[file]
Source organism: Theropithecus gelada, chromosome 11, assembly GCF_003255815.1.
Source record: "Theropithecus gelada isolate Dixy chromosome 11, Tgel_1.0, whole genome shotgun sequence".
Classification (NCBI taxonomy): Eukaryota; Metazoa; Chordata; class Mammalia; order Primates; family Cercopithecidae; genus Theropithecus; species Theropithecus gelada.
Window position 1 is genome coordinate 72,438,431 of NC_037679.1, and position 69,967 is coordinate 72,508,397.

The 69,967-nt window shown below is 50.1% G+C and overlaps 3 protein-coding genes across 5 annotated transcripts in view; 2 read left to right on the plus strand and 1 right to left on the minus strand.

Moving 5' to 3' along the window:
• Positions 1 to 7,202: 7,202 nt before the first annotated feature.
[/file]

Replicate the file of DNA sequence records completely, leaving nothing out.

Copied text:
Source organism: Theropithecus gelada, chromosome 11, assembly GCF_003255815.1.
Source record: "Theropithecus gelada isolate Dixy chromosome 11, Tgel_1.0, whole genome shotgun sequence".
Classification (NCBI taxonomy): Eukaryota; Metazoa; Chordata; class Mammalia; order Primates; family Cercopithecidae; genus Theropithecus; species Theropithecus gelada.
Window position 1 is genome coordinate 72,438,431 of NC_037679.1, and position 69,967 is coordinate 72,508,397.

The 69,967-nt window shown below is 50.1% G+C and overlaps 3 protein-coding genes across 5 annotated transcripts in view; 2 read left to right on the plus strand and 1 right to left on the minus strand.

Moving 5' to 3' along the window:
• Positions 1 to 7,202: 7,202 nt before the first annotated feature.